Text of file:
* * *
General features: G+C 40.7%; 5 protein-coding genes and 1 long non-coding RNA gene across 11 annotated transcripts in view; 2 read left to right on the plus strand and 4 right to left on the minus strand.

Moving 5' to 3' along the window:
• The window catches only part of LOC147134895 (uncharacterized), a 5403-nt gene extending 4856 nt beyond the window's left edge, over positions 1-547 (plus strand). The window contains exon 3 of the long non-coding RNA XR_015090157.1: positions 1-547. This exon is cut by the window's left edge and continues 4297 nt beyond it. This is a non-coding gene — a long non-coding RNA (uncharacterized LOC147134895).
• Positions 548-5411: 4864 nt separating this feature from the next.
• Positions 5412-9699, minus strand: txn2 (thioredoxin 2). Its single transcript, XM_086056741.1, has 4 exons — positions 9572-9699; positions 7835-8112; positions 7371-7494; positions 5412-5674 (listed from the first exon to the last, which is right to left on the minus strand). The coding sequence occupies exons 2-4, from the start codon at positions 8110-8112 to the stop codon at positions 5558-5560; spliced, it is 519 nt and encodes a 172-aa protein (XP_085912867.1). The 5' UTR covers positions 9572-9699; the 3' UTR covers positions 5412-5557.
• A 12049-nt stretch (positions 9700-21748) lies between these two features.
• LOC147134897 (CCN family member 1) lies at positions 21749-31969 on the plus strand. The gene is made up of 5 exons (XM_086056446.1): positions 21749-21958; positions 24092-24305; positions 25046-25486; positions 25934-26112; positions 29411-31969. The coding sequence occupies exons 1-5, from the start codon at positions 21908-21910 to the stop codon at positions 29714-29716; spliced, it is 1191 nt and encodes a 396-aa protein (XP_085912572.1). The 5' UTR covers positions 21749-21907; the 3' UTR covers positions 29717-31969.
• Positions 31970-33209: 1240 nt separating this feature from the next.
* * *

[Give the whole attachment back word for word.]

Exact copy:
General features: G+C 40.7%; 5 protein-coding genes and 1 long non-coding RNA gene across 11 annotated transcripts in view; 2 read left to right on the plus strand and 4 right to left on the minus strand.

Moving 5' to 3' along the window:
• The window catches only part of LOC147134895 (uncharacterized), a 5403-nt gene extending 4856 nt beyond the window's left edge, over positions 1-547 (plus strand). The window contains exon 3 of the long non-coding RNA XR_015090157.1: positions 1-547. This exon is cut by the window's left edge and continues 4297 nt beyond it. This is a non-coding gene — a long non-coding RNA (uncharacterized LOC147134895).
• Positions 548-5411: 4864 nt separating this feature from the next.
• Positions 5412-9699, minus strand: txn2 (thioredoxin 2). Its single transcript, XM_086056741.1, has 4 exons — positions 9572-9699; positions 7835-8112; positions 7371-7494; positions 5412-5674 (listed from the first exon to the last, which is right to left on the minus strand). The coding sequence occupies exons 2-4, from the start codon at positions 8110-8112 to the stop codon at positions 5558-5560; spliced, it is 519 nt and encodes a 172-aa protein (XP_085912867.1). The 5' UTR covers positions 9572-9699; the 3' UTR covers positions 5412-5557.
• A 12049-nt stretch (positions 9700-21748) lies between these two features.
• LOC147134897 (CCN family member 1) lies at positions 21749-31969 on the plus strand. The gene is made up of 5 exons (XM_086056446.1): positions 21749-21958; positions 24092-24305; positions 25046-25486; positions 25934-26112; positions 29411-31969. The coding sequence occupies exons 1-5, from the start codon at positions 21908-21910 to the stop codon at positions 29714-29716; spliced, it is 1191 nt and encodes a 396-aa protein (XP_085912572.1). The 5' UTR covers positions 21749-21907; the 3' UTR covers positions 29717-31969.
• Positions 31970-33209: 1240 nt separating this feature from the next.